It has been more than thirty years since war erupted in Bosnia and Herzegovina, yet the quest for justice remains a central concern for most survivors of conflict-related sexual violence. This is primarily fueled by the absence of a transitional justice strategy and the impunity of war criminals.
Conflict-related sexual violence (CRSV) has lasting consequences not only for survivors but also their families and communities. According to reports published by NGOs in BiH, memorialization and public acknowledgement of these crimes are an important part of securing justice for victims, facilitating their healing and reintegration into society.
Criminal convictions are an important aspect of achieving justice and accountability in the aftermath of conflict-related sexual violence. Indeed, BiH has recognized that fighting impunity and facing the past through this legal avenue is the basic precondition for the gradual reconciliation of society (Moratti, 2022). The second part of this series on conflict-related sexual violence (CRSV) will therefore explore the good and bad practices related to the legal response to CRSV.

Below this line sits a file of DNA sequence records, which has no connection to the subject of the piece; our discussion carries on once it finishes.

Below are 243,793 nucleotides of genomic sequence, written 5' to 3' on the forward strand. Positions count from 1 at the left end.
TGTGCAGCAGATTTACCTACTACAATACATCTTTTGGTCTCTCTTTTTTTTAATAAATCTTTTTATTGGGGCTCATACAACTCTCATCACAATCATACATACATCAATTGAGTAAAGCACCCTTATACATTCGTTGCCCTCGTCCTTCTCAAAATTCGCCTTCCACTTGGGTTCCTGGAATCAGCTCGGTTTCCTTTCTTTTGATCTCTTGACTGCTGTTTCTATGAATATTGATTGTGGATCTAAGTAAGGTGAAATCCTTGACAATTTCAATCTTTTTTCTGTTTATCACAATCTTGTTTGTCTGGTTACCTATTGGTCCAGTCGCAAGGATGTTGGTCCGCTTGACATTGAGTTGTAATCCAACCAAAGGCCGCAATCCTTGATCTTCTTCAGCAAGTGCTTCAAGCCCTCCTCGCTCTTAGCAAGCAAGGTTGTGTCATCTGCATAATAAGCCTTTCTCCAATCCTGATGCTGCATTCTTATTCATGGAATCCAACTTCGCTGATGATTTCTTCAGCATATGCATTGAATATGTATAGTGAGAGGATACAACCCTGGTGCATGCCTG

The pursuit of justice for survivors of sexual violence committed during the war in Bosnia and Herzegovina (BiH) offers valuable lessons for international and non-governmental organizations as well as other actors now working with the survivors of war crimes being committed in Ukraine more than 25 years later.
Media reports on gender-based violence are most often linked to murders, attempted murders, sexual harassment, and rape. We often see headlines such as ‘Drunk man imprisoned for abusing his wife.’ ‘Pregnant woman threatened and beaten,’ or ‘Woman killed out of jealousy.’ Such news related to gender-based violence can be found in media sources in Bosnia and Herzegovina, Croatia, and the wider region.